In the US, the legal profession remains the least diverse white-collar profession in the country18 Hull, Diversity in the Legal Profession: Moving from Rhetoric to Reality (2013) Columbia Journal of Race and Law 1 at p 3.. Professor Hull says19 Ibid.:

While the root cause of this lack of diversity may be found in inadequacies within the educational system, the impact is compounded by the legal community’s unwillingness to take the effective steps necessary to promote diversity within the profession.

She recommended the creation of a national database of the level of diversity in firms20 Ibid at p 19., requiring additional training in bias and discrimination21 Ibid at pp20-21., and mandatory mentoring22 Ibid at pp21-22..

The ABA23 Incidentally, the largest voluntary organization in the world: Hull, Diversity in the Legal Profession: Moving from Rhetoric to Reality (2013) Columbia Journal of Race and Law 1 at p 5. has created an Office of Diversity and Inclusion24, the Diversity & Inclusion 360 Commission and the Model Diversity Survey25, and published The Diversity and Inclusion Showcase26 the books Moving Diversity Forward: How to Go From Well-Meaning to Well-Doing27 Myers, Moving Diversity Forward: How to Go from Well-Meaning to Well-Doing, (2011), ABA Book Publishing.and Diversity in Action: A Manual for Diversity Professionals in Law28 Brown and Cropper, Diversity in Action: A Manual for Diversity Professionals in Law (2015) Google Books.. In 2016, the ABA adopted Resolution 11329 following a report by its Diversity & Inclusion 360 Commission, with the resolution stating:

RESOLVED, That the American Bar Association urges all providers of legal services, including law firms and corporations, to expand and create opportunities at all levels of responsibility for diverse attorneys; and

FURTHER RESOLVED, That the American Bar Association urges clients to assist in the facilitation of opportunities for diverse attorneys, and to direct a greater percentage of the legal services they purchase, both currently and in the future, to diverse attorneys; and FURTHER RESOLVED, That for purposes of this resolution, “diverse attorneys” means attorneys who are included within the ambit of Goal III of the American Bar Association.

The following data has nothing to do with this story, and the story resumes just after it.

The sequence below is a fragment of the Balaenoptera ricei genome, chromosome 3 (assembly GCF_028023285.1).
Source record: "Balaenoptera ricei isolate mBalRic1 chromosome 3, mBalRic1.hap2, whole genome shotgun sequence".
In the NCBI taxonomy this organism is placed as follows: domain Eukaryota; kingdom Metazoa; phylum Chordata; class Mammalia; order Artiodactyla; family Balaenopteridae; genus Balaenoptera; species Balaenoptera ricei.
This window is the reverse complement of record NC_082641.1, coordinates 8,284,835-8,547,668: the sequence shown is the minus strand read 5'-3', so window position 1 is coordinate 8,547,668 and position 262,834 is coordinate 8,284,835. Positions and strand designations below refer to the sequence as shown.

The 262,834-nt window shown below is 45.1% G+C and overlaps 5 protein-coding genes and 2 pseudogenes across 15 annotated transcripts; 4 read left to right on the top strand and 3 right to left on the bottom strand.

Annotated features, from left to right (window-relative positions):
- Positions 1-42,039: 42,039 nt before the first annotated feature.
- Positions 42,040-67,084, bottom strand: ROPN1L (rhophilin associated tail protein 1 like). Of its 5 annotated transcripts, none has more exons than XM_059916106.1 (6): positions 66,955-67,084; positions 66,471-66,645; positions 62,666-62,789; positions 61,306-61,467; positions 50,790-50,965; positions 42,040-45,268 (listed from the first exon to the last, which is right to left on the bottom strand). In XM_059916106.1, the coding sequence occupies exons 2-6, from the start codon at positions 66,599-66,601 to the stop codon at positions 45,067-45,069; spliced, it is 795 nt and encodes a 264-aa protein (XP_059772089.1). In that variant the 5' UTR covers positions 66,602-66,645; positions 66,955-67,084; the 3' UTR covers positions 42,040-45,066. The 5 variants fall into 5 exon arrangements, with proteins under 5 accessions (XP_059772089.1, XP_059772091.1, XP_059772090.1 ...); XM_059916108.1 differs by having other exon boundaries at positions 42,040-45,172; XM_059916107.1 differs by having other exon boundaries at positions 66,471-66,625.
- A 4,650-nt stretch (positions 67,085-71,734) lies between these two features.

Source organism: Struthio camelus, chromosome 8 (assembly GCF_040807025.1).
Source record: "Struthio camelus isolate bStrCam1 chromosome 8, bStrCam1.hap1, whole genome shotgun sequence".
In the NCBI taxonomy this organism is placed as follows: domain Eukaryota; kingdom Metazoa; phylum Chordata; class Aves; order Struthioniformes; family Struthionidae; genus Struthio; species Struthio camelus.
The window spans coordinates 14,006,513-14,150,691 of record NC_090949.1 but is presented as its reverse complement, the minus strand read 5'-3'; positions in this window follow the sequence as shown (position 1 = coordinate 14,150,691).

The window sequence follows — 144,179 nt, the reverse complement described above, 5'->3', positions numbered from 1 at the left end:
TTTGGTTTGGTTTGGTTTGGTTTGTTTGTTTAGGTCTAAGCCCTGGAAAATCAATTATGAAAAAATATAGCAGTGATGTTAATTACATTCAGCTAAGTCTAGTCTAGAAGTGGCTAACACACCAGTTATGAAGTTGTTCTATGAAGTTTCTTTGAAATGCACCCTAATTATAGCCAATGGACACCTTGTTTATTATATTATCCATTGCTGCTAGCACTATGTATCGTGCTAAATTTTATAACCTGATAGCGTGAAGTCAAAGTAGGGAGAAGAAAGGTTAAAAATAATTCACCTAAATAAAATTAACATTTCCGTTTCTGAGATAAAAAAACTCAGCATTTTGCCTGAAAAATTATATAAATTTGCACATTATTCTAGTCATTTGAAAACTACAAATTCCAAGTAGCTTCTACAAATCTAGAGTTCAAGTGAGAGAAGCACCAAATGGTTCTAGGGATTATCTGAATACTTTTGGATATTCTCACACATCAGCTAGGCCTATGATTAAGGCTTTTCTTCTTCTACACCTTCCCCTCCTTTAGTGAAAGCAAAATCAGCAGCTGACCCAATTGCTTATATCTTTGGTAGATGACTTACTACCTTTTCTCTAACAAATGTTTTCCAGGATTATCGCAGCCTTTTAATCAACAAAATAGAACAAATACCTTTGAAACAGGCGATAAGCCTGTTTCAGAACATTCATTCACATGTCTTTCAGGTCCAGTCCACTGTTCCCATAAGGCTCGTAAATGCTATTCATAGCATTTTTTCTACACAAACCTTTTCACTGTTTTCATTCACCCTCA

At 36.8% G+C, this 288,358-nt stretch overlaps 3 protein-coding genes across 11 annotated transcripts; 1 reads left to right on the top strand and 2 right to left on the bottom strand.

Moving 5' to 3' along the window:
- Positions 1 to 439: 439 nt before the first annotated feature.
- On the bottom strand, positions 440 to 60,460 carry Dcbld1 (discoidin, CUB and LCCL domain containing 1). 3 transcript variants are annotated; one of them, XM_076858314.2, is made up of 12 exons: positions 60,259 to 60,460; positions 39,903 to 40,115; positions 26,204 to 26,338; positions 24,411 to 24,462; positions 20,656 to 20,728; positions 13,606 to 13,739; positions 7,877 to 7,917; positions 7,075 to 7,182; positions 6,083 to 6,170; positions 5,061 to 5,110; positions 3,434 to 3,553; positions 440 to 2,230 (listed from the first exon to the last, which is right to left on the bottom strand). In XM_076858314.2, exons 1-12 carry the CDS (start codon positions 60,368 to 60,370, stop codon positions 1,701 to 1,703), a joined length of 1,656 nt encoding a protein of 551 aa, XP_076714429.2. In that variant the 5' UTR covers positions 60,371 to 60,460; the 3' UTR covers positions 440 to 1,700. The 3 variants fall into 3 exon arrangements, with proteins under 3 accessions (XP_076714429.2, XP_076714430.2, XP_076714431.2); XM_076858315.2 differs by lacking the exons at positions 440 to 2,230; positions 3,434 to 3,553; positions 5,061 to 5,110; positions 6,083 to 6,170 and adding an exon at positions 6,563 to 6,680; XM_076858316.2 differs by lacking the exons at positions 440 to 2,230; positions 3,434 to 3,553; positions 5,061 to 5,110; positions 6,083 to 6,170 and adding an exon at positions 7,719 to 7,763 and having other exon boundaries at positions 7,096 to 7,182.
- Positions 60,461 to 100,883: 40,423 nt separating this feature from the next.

Goal III is:

Eliminate Bias and Enhance Diversity. Objectives:

  1. Promote full and equal participation in the association, our profession, and the justice system by all persons.
  2. Eliminate bias in the legal profession and the justice system.

The ABA Model Diversity Survey is to “assist law firms and clients in analyzing the role of minorities … in law firms and on client matters. As firms and clients track information over time, the Model Diversity Survey can become a vehicle for benchmarking the diversity of lawyers providing legal services as well as regular discussions between clients and their outside counsel on the topic of diversity.”

The ABA has actively endeavoured to develop a cohesive plan that fully integrates members of diverse groups. It has adopted the position that the legal community benefits from diversification, including that a diverse bar and bench creates greater trust in the mechanisms of government and the rule of law30 American Bar Association, Diversity in the Legal Profession: The Next Steps (2010) at p 5.